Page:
Within the episodes, events are elided in mid-paragraph as Nick’s thoughts are drawn from one place and time to another by the similarities and connections his mind retrospectively applies. Thus we slide from an encounter with the artist Deacon in the Louvre just after the conclusion of the first world war, through a dinner attended by Nick several years later at which he observes that Deacon would not have much regard for the people or their house to a chance encounter that same evening with Deacon while making his way home on foot. Distances in space and time are glided over without fuss or remark, relying on the reader to follow the pattern of the Dance.
Nick has matured a little from his student days and has an undemanding job in a publishing house but remains naive when compared with his peers both in respect of “getting on” in his career and in his relations with women. There is a greater preoccupation with sex than in the first volume reflecting this growing maturity but Nick is still unformed. The women in this volume do, however, feature more than in the first volume, notably Gypsy Jones, a free-spirit who apparently sleeps with Deacon (and Craggs a publisher) on a casual basis and when she falls pregnant, manages to persuade Widmerpool that he is responsible and to pay for the abortion. Subsequently she sleeps with Nick on the day of Deacon’s funeral.
However, the women, it is also true, are seen more as adjuncts to or appendages of the men who take the prominent roles. The business tycoon Sir Magnus Donners forms a focal point around which Widmerpool, Stingham and Pardoe circle in search of preferment and is party to a sinister sado-masochistic prank played in a tour of the dungeons of his country castle home with Rosie Manasch as the victim. That the victim is both female and specifically Jewish provides a disquieting moment of insight into the accepted social mores of English Upper-Middle Class of the twenties for a 21st century reader. A similar uncomfortable feeling, though vaguely defined since it relates to an underlying assumption of the narrative rather than a specific incident, is the understanding that “nice girls” don’t and that girls like Gypsy Jones, who do, are not nice and are decidedly not middle class – or are in fact prostitutes. Frequently the female characters will be described in terms of their attractiveness, figure and legs – though in fairness to Powell, this is perhaps an accurate reflection of the perspective of his twenty-something young male central character – but it does make a modern reader pause.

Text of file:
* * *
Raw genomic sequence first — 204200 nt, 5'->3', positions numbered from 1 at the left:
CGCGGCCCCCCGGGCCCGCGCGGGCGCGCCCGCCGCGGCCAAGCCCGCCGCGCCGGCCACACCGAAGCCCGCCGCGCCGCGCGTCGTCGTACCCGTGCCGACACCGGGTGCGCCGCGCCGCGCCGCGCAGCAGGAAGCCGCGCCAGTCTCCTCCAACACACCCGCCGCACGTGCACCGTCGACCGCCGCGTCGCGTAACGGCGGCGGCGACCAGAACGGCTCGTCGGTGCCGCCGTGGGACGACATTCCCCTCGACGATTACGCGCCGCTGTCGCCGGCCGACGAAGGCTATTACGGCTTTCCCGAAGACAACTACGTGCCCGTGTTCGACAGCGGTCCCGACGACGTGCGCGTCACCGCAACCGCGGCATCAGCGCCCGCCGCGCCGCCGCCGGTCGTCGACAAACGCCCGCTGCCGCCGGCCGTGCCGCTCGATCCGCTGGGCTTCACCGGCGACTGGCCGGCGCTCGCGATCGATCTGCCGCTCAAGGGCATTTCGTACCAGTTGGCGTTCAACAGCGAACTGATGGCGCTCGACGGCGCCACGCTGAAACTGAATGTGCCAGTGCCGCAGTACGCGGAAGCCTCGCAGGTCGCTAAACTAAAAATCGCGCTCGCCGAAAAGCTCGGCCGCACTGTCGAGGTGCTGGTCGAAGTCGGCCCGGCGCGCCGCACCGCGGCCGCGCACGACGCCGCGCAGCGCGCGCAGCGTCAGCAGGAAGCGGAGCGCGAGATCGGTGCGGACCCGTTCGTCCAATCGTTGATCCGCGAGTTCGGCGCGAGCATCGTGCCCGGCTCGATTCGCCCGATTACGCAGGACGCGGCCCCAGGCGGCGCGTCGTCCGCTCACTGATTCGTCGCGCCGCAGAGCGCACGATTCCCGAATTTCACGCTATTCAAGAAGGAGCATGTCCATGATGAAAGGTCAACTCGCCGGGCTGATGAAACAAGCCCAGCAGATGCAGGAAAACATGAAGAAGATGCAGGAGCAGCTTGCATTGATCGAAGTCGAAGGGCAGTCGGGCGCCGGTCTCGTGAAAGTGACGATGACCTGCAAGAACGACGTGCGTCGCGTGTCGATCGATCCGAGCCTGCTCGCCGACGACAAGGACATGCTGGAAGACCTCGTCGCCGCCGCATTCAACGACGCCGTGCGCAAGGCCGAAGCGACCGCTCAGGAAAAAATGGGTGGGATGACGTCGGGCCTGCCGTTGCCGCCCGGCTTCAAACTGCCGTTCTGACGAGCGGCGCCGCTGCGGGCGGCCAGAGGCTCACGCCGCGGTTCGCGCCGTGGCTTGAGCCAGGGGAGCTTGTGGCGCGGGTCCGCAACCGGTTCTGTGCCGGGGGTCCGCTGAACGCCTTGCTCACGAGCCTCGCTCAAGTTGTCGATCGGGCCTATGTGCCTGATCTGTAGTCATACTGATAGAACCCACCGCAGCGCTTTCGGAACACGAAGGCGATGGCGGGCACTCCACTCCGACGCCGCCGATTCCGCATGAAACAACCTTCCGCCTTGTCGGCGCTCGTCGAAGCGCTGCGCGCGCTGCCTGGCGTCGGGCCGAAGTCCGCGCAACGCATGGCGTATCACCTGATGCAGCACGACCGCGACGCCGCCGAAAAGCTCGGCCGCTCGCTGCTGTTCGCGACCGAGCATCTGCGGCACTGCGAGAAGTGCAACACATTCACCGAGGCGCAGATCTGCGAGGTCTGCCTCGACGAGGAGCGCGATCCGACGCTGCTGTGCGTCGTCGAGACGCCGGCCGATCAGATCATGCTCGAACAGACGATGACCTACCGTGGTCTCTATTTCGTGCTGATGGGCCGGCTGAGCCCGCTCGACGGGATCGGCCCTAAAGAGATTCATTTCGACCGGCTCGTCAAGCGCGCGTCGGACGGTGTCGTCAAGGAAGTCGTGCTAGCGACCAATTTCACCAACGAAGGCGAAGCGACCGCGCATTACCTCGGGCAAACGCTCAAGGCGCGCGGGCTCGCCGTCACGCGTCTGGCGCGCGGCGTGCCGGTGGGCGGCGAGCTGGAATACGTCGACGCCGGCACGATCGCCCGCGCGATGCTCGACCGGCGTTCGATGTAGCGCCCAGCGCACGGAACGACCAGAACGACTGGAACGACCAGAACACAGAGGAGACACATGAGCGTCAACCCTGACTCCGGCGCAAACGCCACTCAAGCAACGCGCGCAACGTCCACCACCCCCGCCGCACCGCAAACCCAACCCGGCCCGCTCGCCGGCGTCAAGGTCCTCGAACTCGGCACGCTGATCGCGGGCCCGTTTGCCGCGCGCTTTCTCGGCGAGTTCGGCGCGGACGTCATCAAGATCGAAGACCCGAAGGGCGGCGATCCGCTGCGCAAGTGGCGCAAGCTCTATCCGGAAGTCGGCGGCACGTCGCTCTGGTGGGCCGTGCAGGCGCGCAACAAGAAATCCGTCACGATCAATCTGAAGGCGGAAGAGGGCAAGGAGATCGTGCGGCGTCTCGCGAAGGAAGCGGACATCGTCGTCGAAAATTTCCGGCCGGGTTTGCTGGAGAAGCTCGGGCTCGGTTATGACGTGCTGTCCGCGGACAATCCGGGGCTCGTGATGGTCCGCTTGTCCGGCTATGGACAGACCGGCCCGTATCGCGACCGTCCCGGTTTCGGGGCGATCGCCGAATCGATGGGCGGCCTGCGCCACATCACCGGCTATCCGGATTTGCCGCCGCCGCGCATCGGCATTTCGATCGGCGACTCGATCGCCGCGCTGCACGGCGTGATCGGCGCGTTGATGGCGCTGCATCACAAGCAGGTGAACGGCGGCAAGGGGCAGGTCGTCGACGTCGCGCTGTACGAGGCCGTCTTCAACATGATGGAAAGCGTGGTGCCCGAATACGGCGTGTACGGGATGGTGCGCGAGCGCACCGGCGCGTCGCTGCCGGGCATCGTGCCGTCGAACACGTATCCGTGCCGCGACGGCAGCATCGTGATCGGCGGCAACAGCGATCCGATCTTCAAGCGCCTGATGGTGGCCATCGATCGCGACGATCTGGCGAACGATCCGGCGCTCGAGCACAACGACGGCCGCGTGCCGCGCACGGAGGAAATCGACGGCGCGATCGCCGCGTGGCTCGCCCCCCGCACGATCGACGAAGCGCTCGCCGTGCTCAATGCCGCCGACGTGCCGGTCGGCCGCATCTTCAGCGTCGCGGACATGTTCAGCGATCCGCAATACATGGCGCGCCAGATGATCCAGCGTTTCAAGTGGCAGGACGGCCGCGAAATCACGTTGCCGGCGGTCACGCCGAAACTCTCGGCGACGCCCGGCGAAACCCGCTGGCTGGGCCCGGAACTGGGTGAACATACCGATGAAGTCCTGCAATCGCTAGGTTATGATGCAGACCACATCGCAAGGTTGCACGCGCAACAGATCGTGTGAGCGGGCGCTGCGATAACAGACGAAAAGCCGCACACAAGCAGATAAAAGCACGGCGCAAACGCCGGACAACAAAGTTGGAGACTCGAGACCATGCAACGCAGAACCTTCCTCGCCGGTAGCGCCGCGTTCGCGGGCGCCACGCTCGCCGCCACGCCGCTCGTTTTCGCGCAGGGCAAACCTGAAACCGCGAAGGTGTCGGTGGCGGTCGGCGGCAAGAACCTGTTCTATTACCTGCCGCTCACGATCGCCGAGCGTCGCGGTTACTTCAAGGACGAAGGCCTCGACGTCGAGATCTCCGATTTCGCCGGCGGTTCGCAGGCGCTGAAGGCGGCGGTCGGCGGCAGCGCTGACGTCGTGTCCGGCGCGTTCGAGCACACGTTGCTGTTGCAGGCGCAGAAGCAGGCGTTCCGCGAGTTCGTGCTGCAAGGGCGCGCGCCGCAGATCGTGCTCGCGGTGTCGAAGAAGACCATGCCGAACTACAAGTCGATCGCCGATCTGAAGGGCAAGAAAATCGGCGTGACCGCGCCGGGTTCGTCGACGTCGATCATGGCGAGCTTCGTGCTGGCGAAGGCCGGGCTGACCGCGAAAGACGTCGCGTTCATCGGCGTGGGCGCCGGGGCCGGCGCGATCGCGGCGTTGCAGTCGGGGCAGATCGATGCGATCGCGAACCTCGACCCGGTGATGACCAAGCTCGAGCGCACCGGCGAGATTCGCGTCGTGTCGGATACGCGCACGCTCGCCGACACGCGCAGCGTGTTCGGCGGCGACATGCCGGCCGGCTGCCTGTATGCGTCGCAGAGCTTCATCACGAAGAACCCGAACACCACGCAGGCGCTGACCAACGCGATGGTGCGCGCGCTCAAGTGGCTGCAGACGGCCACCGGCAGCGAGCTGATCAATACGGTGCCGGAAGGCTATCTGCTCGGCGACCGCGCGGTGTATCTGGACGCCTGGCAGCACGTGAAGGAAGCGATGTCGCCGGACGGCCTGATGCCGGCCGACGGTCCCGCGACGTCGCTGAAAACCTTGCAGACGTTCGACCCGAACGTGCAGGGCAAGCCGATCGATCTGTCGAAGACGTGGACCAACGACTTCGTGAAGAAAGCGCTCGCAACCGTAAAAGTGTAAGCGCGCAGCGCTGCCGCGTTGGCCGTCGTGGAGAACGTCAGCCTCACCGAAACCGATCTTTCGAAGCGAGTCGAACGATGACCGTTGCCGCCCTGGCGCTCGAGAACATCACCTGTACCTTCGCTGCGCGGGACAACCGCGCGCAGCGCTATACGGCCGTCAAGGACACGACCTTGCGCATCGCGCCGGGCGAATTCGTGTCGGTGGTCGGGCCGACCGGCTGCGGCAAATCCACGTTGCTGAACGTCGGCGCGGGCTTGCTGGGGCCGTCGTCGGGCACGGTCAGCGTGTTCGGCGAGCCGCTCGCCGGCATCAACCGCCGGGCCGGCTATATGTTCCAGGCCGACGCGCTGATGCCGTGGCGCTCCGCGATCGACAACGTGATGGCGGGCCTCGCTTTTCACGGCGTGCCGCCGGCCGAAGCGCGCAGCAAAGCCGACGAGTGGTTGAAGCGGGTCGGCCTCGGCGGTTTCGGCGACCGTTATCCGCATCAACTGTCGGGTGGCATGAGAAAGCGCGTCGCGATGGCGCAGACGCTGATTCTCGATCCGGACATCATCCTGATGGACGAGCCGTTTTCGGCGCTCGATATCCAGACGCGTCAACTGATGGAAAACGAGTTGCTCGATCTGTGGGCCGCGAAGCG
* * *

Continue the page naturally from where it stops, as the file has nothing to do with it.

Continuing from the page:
During the course of one conversation, a young, up-and-coming literary critic describes an older writer, St John Clarke, as being a “bad writer” though he is quite content to hypocritically take his money to assist him. It is generally understood that St John Clarke is a thinly veiled portrait of John Galsworthy, so this is a low blow from one writer to another. I would suggest that Powell is in fact weaker, on the evidence of this volume at least, in his portrayal of female characters than either Galsworthy or Trollope, whose portrayals of strong female characters acting within the impossibly tight constraints of the earlier Victorian era for me set the Gold Standard in the creation of truly rounded and insightful portraits of women by a male author of fiction.
Which leads me to my final question, having read this second novel in the sequence. The apostrophe in the title indicates a single Buyer. Now various people in the novel are selling different things – young men are selling their intellect and energy for advancement, women are selling themselves – literally tapping on Nick’s groundfloor windows to drum up custom on slow nights, artists and writers are selling out and compromising their principles; but who is the person that is buying? Is it the person with the most influence? Around whom should society fawn?